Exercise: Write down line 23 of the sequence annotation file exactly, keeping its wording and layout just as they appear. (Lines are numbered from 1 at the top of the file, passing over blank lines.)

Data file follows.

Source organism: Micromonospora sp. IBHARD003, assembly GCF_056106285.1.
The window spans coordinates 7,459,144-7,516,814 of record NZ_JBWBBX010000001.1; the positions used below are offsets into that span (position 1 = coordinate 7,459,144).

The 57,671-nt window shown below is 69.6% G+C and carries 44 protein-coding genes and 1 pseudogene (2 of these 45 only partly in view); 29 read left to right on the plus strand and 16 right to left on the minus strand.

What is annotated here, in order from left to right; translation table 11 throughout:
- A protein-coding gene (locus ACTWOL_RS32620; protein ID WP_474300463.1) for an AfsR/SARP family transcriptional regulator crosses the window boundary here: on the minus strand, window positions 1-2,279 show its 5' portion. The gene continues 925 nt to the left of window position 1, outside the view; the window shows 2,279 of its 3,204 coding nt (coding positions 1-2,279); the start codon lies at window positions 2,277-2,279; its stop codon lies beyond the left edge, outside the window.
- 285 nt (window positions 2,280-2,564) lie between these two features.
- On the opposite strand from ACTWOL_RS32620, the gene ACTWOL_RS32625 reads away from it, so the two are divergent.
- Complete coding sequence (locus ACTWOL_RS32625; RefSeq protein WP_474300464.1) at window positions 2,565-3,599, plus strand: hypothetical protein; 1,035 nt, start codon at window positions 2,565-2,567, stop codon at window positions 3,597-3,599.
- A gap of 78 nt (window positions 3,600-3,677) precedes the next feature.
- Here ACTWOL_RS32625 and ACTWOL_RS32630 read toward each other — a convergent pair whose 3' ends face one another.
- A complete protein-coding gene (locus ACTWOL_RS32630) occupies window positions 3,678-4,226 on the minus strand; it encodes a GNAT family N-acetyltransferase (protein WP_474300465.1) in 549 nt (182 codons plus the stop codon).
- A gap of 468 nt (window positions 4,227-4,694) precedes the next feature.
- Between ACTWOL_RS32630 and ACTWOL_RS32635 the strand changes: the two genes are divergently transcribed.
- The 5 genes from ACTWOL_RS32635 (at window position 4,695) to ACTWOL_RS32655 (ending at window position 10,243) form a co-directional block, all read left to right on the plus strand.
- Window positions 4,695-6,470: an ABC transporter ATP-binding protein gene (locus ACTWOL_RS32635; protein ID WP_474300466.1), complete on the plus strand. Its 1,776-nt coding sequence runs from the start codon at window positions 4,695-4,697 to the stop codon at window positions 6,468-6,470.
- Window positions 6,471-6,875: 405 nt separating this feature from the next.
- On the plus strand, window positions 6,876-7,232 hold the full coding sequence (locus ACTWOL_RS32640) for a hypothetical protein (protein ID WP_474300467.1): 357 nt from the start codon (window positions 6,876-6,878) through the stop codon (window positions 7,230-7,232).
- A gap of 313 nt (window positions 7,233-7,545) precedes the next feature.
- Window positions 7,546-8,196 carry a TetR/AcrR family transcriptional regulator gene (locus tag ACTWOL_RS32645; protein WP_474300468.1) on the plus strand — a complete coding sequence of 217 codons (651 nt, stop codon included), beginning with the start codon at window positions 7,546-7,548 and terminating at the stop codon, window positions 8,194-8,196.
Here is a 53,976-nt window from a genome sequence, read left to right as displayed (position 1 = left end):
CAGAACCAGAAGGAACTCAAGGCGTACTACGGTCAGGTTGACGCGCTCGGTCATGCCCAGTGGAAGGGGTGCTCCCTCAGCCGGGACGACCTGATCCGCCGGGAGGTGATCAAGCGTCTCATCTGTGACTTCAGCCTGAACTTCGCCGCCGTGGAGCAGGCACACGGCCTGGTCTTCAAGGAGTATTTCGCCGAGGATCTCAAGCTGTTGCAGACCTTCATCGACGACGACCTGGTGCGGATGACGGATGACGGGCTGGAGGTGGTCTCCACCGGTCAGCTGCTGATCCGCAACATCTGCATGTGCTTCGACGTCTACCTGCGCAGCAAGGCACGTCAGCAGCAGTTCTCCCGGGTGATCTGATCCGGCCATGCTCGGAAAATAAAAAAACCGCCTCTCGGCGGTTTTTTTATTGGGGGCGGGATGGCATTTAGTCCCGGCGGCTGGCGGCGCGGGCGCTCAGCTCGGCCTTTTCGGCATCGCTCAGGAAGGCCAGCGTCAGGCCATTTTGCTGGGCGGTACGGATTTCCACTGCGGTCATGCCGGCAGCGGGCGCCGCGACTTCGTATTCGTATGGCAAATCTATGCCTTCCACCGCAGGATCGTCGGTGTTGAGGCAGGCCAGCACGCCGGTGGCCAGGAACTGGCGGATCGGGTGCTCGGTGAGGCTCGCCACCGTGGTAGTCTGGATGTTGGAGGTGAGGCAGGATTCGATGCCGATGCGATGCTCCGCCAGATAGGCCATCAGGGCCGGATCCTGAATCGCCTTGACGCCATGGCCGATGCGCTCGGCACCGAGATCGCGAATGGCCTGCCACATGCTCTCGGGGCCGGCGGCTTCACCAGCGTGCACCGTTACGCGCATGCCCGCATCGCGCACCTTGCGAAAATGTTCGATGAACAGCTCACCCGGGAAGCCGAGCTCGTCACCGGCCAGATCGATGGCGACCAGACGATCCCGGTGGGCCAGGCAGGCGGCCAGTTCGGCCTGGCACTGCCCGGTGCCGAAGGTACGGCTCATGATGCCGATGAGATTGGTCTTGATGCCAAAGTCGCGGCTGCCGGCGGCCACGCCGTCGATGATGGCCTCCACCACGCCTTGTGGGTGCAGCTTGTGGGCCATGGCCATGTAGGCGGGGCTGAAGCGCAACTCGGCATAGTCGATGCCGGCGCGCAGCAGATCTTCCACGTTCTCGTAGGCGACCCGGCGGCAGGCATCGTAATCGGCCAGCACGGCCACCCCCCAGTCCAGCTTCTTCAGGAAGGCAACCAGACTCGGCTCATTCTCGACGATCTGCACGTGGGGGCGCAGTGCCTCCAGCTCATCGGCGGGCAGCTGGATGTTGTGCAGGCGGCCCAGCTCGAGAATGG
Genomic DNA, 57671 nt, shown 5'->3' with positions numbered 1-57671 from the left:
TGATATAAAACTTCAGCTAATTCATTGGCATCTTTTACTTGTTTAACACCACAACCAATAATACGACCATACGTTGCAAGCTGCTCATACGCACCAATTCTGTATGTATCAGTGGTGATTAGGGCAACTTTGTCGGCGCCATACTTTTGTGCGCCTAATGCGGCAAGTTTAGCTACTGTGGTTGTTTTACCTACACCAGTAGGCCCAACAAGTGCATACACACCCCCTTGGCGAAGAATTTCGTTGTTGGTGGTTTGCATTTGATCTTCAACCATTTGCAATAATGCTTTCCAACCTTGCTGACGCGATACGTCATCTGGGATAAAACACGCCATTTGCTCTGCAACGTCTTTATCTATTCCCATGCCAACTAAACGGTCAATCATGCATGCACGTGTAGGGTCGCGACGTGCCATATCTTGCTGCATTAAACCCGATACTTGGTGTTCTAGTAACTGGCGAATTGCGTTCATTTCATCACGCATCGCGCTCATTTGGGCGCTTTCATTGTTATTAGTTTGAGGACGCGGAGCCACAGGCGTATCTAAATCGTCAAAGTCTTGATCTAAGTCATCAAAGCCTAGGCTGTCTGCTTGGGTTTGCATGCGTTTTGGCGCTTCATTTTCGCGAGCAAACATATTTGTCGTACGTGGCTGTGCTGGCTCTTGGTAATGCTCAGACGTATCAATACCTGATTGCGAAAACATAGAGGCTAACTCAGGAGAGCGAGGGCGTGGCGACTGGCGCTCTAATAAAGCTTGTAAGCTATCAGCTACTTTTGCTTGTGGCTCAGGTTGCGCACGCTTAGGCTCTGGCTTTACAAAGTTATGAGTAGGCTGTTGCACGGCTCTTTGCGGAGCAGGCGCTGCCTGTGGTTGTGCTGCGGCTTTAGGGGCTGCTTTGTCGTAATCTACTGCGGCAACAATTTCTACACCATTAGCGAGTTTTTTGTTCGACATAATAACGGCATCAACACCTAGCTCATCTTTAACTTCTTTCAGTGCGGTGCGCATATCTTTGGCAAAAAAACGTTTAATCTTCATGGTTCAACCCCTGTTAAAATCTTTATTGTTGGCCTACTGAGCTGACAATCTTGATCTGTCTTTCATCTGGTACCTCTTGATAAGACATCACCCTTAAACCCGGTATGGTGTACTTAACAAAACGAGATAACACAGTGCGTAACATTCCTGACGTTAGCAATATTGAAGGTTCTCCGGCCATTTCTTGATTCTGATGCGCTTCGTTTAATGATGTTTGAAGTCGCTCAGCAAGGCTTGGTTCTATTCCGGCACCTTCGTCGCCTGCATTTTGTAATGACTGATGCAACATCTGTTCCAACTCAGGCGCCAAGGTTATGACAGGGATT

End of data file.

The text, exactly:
TGATATAAAACTTCAGCTAATTCATTGGCATCTTTTACTTGTTTAACACCACAACCAATAATACGACCATACGTTGCAAGCTGCTCATACGCACCAATTCTGTATGTATCAGTGGTGATTAGGGCAACTTTGTCGGCGCCATACTTTTGTGCGCCTAATGCGGCAAGTTTAGCTACTGTGGTTGTTTTACCTACACCAGTAGGCCCAACAAGTGCATACACACCCCCTTGGCGAAGAATTTCGTTGTTGGTGGTTTGCATTTGATCTTCAACCATTTGCAATAATGCTTTCCAACCTTGCTGACGCGATACGTCATCTGGGATAAAACACGCCATTTGCTCTGCAACGTCTTTATCTATTCCCATGCCAACTAAACGGTCAATCATGCATGCACGTGTAGGGTCGCGACGTGCCATATCTTGCTGCATTAAACCCGATACTTGGTGTTCTAGTAACTGGCGAATTGCGTTCATTTCATCACGCATCGCGCTCATTTGGGCGCTTTCATTGTTATTAGTTTGAGGACGCGGAGCCACAGGCGTATCTAAATCGTCAAAGTCTTGATCTAAGTCATCAAAGCCTAGGCTGTCTGCTTGGGTTTGCATGCGTTTTGGCGCTTCATTTTCGCGAGCAAACATATTTGTCGTACGTGGCTGTGCTGGCTCTTGGTAATGCTCAGACGTATCAATACCTGATTGCGAAAACATAGAGGCTAACTCAGGAGAGCGAGGGCGTGGCGACTGGCGCTCTAATAAAGCTTGTAAGCTATCAGCTACTTTTGCTTGTGGCTCAGGTTGCGCACGCTTAGGCTCTGGCTTTACAAAGTTATGAGTAGGCTGTTGCACGGCTCTTTGCGGAGCAGGCGCTGCCTGTGGTTGTGCTGCGGCTTTAGGGGCTGCTTTGTCGTAATCTACTGCGGCAACAATTTCTACACCATTAGCGAGTTTTTTGTTCGACATAATAACGGCATCAACACCTAGCTCATCTTTAACTTCTTTCAGTGCGGTGCGCATATCTTTGGCAAAAAAACGTTTAATCTTCATGGTTCAACCCCTGTTAAAATCTTTATTGTTGGCCTACTGAGCTGACAATCTTGATCTGTCTTTCATCTGGTACCTCTTGATAAGACATCACCCTTAAACCCGGTATGGTGTACTTAACAAAACGAGATAACACAGTGCGTAACATTCCTGACGTTAGCAATATTGAAGGTTCTCCGGCCATTTCTTGATTCTGATGCGCTTCGTTTAATGATGTTTGAAGTCGCTCAGCAAGGCTTGGTTCTATTCCGGCACCTTCGTCGCCTGCATTTTGTAATGACTGATGCAACATCTGTTCCAACTCAGGCGCCAAGGTTATGACAGGGATT